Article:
“The revolution is not an apple that falls when it is ripe. You have to make it fall.”
Erenesto ‘Che’ Guevara
There was a time, not so long ago, when you actually had to go to a library to read a journal article. If the library did not have the article you needed, you would ask your librarian to source the article and pay for the journal to be loaned to your library.
The internet changed research; providing rapid access to information wherever you could get a telephone signal. Accessing articles instantly meant that it was also easy to share information illegally. To help protect their copyright, major publishers put journal articles behind paywalls (a password protected area to allow only paid subscribers to access website content). In the UK, researchers primarily access journals through organisations such as Open Athens and Shibboleth which allow access to multiple journals. However, this process does not work seamlessly and requires you to often change access keys to access certain journals, depending on what journals your university, hospital or organisation subscribes to.
In developing countries, researchers generally do not have institutional access to most western journals. To get access to the latest articles, researchers can go on forums to ask for digital articles from researchers who have institutional access, or directly from authors using twitter with the #icanhazpdf hashtag.
The ‘research revolution’ started in 2011 when Alexandra Elbakyan, a researcher in Kazakhstan created Sci-Hub. Sci-Hub is a website which bypasses publisher paywalls. It provides access to nearly every scientific paper ever published immediately to anyone who requests it. The website uses the digital object identifier (DOI) of the article to find and retrieve the original PDF article. Alternatively, you can enter the uniform resource locator (URL) or PubMed identifier (PMID) of the article to retrieve it. You can find the DOI, URL or PMID of the files you are searching for in PubMed or any other research database. Currently, there are more than 58 million articles in the database.
The website has a similar layout to Google’s homepage with a simple search field. When you enter the DOI, PMID or URL the website attempts to download a copy from the LibGen database of pirated journal content. If the content is not present, the website automatically redirects through the publisher’s paywalls using access keys donated by academics in paying institutions. The LibGen database is updated simultaneously with the requested paper. Crucially, from a user’s perspective, it is easier to access an article on Sci-Hub than through the publisher’s own website.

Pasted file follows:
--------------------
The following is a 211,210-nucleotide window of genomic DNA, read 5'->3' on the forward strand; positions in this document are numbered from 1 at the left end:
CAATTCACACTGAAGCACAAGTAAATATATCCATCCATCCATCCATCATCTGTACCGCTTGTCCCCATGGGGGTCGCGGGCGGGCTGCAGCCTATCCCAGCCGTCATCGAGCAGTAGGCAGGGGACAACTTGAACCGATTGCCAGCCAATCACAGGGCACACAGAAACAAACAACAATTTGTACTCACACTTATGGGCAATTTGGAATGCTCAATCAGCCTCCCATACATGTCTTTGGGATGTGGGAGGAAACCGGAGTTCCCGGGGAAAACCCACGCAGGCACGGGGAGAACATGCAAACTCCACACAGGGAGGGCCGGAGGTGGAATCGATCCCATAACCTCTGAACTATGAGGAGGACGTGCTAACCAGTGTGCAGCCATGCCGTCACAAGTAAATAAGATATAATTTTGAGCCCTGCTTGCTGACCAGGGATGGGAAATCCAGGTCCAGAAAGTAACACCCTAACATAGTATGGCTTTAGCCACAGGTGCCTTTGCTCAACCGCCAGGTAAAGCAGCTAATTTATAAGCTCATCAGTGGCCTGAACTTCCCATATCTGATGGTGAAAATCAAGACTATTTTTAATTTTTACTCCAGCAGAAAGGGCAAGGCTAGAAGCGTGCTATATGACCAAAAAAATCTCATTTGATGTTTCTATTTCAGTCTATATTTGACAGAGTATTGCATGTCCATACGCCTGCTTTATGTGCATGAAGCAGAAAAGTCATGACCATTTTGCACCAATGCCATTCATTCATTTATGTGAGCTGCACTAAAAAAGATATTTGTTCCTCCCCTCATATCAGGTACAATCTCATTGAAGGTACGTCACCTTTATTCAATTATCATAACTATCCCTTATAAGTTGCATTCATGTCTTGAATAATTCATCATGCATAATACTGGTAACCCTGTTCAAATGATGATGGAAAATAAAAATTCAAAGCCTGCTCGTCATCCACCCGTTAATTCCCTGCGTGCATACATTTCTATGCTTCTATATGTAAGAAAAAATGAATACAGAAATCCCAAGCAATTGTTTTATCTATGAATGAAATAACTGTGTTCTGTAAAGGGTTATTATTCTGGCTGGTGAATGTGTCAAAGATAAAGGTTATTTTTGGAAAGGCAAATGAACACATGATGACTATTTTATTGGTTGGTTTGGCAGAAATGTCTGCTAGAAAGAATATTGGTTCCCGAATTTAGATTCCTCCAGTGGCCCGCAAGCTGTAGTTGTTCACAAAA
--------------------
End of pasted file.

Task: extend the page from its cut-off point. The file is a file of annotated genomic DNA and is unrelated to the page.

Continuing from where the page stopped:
Sci-Hub is illegal. It breaches the publisher’s copyright by illegally reproducing articles from publishers’ websites. On its own website, Sci-Hub openly “advocates for the cancellation of intellectual property, or copyright laws, for scientific and educational resources”. Sci-Hub has had one domain name removed in a lawsuit filed by Elsevier in the USA. However, it has multiple backup plans and is actively using an alternative domain name.
The tide is gradually turning towards an open access model in academia. The increasing costs of journal access for libraries, in combination with cuts in funding are forcing libraries to cut expensive journals from online access. Open access journals, such as PLOS ONE are rising in popularity. Funding organisations such as the Welcome Trust are banning publications in closed (behind paywall) journals.
Morally, is it right that large private organisations own the rights to the research of academics? The research is funded by taxpayers, charities, and industry. Experiments are frequently performed on human subjects who have entered randomised controlled studies for the benefit of mankind. Yet, the research cannot be read without paying to access the article, even by the individuals involved in the trial or their descendants.
Academics do not gain financially from publishing papers, only publishers do. So why do academics hand over their work to publishers to profit from their work? Large publishing groups own most of the high impact journals, and publishing in these journals is crucial to keeping an academic job or gaining promotion within an academic institution.
Pirate organisations like Napster and The Piratebay changed the face of our music, TV and movie industries. They enabled the rise of well designed, legal download and streaming services and have generally reduced the cost of consumer access to music, online television and movies. Due to a combination of convenience and lower cost, download and streaming services have rapidly replaced the buying of media in physical shops.
Sci-Hub has already changed academia, enabling anyone with a computer to access virtually any digital journal article, anywhere in the world. Sci-Hub faces a battle that is arguably far more important for humanity than the pirating of multimedia. A battle for free access to human knowledge. Even if Sci-Hub does not survive in its current form, the revolution Alexandra Elbakyan started will be felt long into the future. In the words of Erenesto ‘Che’ Guevara “The revolution is not an apple that falls when it is ripe. You have to make it fall.”